In my opinion, your best bet is to get your own domain name and rent space from a hosting company. Many hosting companies offer great deals that include: free databases; free e-mail accounts that can be used with your Outlook Express or other e-mail tools; free tools, such as forums and chat rooms; a sizeable amount of disk space and bandwidth usage; and free 24x7 technical support. The one that I use is Host For Web ( Host For Web offers many hosting options, as well as domain name ordering services. There are other good hosting sites that charge reasonable fees, such as Go Daddy and Yahoo!. Find out what you need for your web site, and do some research to find out which site offers the best for the price.

  • Participate in open source projects: In my friend's brother's defense, this is a little more difficult to do because many of the projects require a specific skill set and a very high technical level. If you fit this requirement, then this is a fantastic opportunity for you. For example, an intern that worked with me at a company had an impressive background in open source contribution. He was contributing code to Red Hat Linux since he was 14 years old!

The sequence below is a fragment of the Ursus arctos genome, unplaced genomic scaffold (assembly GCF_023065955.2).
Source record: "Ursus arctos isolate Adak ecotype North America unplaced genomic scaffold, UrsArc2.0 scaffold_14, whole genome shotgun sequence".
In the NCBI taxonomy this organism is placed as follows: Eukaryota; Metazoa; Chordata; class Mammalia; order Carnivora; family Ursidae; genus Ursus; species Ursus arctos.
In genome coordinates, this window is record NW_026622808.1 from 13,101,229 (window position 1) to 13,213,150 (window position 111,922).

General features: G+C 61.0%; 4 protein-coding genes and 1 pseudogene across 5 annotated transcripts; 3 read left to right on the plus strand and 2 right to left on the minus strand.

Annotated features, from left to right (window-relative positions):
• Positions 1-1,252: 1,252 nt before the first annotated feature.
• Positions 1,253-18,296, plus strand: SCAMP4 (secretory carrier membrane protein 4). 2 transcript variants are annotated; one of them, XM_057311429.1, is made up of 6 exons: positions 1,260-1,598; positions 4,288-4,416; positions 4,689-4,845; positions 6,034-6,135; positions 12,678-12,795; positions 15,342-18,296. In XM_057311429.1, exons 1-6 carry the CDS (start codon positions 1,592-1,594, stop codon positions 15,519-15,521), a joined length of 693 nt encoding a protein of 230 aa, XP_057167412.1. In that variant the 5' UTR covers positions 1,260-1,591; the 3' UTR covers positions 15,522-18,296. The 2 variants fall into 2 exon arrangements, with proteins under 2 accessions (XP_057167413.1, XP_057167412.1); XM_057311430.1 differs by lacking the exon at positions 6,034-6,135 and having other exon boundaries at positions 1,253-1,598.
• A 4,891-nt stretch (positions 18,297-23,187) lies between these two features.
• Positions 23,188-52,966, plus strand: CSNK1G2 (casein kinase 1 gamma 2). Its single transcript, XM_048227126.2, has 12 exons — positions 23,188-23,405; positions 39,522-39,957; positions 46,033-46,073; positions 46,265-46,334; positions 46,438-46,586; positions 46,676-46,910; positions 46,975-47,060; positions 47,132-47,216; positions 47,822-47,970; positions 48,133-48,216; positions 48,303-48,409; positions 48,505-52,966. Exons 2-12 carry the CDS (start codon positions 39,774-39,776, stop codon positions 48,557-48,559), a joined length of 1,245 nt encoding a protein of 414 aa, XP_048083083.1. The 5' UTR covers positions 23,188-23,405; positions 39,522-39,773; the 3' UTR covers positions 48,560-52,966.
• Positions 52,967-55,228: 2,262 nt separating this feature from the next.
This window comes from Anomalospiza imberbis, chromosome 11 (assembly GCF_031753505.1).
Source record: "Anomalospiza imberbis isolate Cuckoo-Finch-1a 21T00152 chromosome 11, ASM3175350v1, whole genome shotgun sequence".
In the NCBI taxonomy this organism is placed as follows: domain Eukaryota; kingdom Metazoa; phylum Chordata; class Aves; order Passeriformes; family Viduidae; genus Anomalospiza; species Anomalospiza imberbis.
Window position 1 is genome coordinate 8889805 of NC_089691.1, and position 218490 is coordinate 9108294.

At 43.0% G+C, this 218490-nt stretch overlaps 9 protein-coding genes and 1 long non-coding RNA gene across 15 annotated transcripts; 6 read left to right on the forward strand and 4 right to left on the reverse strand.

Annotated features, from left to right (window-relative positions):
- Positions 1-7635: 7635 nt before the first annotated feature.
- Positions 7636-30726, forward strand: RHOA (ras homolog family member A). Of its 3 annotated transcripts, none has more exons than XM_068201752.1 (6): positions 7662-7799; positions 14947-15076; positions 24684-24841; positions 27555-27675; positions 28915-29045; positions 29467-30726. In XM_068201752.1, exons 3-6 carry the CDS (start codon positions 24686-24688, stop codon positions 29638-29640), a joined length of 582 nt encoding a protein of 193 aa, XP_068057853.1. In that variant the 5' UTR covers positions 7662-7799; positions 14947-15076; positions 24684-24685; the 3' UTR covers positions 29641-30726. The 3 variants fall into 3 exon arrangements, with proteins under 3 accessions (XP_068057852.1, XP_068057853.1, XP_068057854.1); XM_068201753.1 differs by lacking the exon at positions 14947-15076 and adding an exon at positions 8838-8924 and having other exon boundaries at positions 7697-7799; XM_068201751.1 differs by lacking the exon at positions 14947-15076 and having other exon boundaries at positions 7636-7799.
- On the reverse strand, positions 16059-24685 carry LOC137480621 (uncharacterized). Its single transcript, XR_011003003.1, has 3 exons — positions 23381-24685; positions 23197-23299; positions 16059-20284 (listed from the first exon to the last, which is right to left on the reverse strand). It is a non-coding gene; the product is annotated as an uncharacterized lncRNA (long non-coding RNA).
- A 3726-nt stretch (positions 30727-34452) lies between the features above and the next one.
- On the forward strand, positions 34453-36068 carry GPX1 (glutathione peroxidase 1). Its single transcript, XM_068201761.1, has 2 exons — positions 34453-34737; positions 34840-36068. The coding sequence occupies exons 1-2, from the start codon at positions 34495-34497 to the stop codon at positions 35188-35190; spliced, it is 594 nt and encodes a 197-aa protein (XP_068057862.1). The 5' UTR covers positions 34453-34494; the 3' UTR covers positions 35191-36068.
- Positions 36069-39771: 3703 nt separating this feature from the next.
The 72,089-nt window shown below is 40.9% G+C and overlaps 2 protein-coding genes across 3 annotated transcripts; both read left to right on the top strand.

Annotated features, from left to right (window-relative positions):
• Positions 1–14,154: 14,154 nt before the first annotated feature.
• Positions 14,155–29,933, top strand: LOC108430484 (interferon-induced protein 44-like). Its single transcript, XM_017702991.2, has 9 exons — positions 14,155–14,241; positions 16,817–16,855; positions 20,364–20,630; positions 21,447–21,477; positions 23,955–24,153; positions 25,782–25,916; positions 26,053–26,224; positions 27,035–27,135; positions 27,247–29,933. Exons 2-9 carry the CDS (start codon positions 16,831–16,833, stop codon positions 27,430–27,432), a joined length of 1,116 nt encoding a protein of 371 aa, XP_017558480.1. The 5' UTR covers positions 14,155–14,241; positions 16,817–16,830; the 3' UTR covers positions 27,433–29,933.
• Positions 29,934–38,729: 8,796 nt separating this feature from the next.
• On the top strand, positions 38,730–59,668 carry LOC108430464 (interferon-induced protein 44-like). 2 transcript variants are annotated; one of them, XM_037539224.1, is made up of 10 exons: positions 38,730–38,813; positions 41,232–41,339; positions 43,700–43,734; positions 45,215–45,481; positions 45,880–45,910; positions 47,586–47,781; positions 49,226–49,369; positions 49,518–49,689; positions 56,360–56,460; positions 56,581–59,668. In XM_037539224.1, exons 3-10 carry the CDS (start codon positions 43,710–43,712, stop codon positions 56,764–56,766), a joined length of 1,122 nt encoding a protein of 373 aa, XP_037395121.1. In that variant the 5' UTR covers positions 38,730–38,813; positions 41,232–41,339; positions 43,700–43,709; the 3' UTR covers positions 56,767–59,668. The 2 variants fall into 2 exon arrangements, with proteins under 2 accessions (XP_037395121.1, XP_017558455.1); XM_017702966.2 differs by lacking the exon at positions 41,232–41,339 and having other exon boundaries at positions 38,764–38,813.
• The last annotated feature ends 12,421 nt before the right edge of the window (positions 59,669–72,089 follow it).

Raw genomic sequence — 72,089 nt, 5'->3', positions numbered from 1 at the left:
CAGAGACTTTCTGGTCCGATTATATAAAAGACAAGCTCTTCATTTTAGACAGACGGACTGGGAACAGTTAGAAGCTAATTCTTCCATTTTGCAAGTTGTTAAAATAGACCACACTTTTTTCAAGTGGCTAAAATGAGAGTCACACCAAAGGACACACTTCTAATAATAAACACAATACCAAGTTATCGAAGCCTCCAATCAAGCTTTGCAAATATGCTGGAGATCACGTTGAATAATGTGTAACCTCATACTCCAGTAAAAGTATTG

The best thing to do is research open source projects and find out what they are looking for in contributors. Note that it does not necessarily have to be development. You can contribute in other ways, such as testing and documentation.
    You don't necessarily have to participate in an existing open source project. You can make an open source project on your own by creating a general application for users. There are many sites that host open source projects, such as SourceForge (, the Open Source Initiative (, FreshMeat (, and Open Source for Apple ( If you have your own web site, you can host the project yourself!

  • Start freelancing: Again, in my friend's brother's defense, this is easier said than done because this does require a certain personality type to be able to do this. In order to garner freelance work, you do need to knock on businesses' doors, and you do require the "sales person's personality" (lots of moxie, "some will, some won't, so what? next!" mentality). I can relate - I don't have the "sales person's personality" myself.
    However, you can form a partnership with a colleague or friend who DOES have the "sales person's personality". That person can gather the business and you can do the technical work. Who knows? Maybe you and your friend can be the next Microsoft?